A former nuclear engineer officer in the U.S. Navy, Jonathan Toebbe, and his wife have been arrested on espionage charges, after supposedly endeavoring to offer insider facts about submarines to a foreign element.
The Department of Justice says; Jonathan Toebbe and his wife, Diana Toebbe, were arrested and accused of infringing the Atomic Energy Act. The division says, Toebbe spoke with FBI specialists and passed along delicate military information, in a plan that extended over a year.
The FBI says; the plan started in April 2020 when Jonathan Toebbe sent a package of naval force archives to an unknown government. He said that he was keen on selling tasks manuals, execution reports, and other delicate data.
The FBI office in the foreign country got the package, which had a return address of Pittsburgh. That prompted a months-long undercover activity where a specialist acting as a delegate of the unknown government offered to pay a huge chunk of money in digital currencies for the data Toebbe was providing.
The package contained U.S. Naval force archives, directions, and an SD card with more records and guidelines for utilizing an encrypted communication platform. Alongside a letter that expresses; “This data was gradually and carefully collected over course of my job to avoid attracting attention and smuggled past security checkpoints a few pages at a time,” Toebbe kept in touch with the spy, as per the reports; “I no longer have access to classified information so tragically can’t assist you with acquiring other documents.”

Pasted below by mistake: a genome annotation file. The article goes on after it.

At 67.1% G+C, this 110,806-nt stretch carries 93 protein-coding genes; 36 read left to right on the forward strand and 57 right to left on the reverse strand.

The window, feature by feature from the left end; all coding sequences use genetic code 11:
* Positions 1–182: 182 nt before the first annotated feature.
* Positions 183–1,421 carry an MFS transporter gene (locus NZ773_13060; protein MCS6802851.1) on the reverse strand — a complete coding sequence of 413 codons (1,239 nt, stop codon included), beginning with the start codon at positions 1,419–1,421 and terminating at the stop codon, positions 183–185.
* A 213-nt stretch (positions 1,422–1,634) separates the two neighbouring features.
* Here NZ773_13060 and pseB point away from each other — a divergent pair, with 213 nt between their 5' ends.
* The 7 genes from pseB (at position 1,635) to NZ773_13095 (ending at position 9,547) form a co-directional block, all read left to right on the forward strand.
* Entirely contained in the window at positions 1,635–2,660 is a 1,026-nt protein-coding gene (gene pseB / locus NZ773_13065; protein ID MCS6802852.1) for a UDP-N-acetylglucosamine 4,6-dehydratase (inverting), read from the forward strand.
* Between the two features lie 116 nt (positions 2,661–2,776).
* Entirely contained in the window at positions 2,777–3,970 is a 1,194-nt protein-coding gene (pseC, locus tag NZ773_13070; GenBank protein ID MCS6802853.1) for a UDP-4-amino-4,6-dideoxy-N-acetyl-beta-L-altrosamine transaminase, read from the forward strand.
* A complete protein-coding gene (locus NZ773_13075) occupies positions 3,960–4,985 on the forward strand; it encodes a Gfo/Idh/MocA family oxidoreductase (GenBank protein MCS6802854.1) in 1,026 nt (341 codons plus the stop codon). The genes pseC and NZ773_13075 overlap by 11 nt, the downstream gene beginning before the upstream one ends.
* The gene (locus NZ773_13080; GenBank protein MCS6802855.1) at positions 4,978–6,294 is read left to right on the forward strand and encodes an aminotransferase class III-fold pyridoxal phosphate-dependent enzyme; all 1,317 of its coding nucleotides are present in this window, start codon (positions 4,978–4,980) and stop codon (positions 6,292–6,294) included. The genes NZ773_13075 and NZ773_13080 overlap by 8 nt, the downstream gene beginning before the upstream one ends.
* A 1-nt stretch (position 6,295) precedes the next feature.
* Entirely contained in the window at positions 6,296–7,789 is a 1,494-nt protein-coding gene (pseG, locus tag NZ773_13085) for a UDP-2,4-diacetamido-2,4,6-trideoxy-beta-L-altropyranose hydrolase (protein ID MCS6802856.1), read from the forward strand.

Nature of the job of Jonathan Toebbe
Toebbe was an employee at the Naval Nuclear Propulsion Program and had access to the data related to sensitive military components, including; operating parameters, and performance attributes of the reactors for nuclear-controlled warships.
Jonathan Toebbe has worked for the US government starting around 2012, holding a highly confidential trusted status and gaining practical experience in maritime nuclear propulsion, the FBI says. He was also allotted to a research center in the Pittsburgh region that authorities say deals with nuclear power for the US naval force.
Dead drop points approached by Jonathan Toebbe and his wife
Over a progression of exchanges, the F.B.I. convinced the sender to leave data at a dead drop as a trade-off for digital currency payments. The F.B.I. then noticed Mr. Toebbe and his significant other, Diana Toebbe, at the area of the drop, in West Virginia.
With Ms. Toebbe acting as a lookout, Mr. Toebbe left an SD card covered inside a large portion of a peanut butter sandwich in a plastic pack, as indicated by the court documents. After the spy recovered the sandwich, Mr. Toebbe received $20,000 in exchange.
Specialists then set up one more dead drop in Pennsylvania and a third in Virginia, where they said Mr. Toebbe kept an SD card hidden in a bundle of chewing gum. The card contains design elements and performance characteristics of Virginia-class submarine reactors.
The court charged the couple with conspiracy to communicate restricted information and communication of confined data. The authorities scheduled them to show up in government court in Martinsburg, West Virginia, on Tuesday.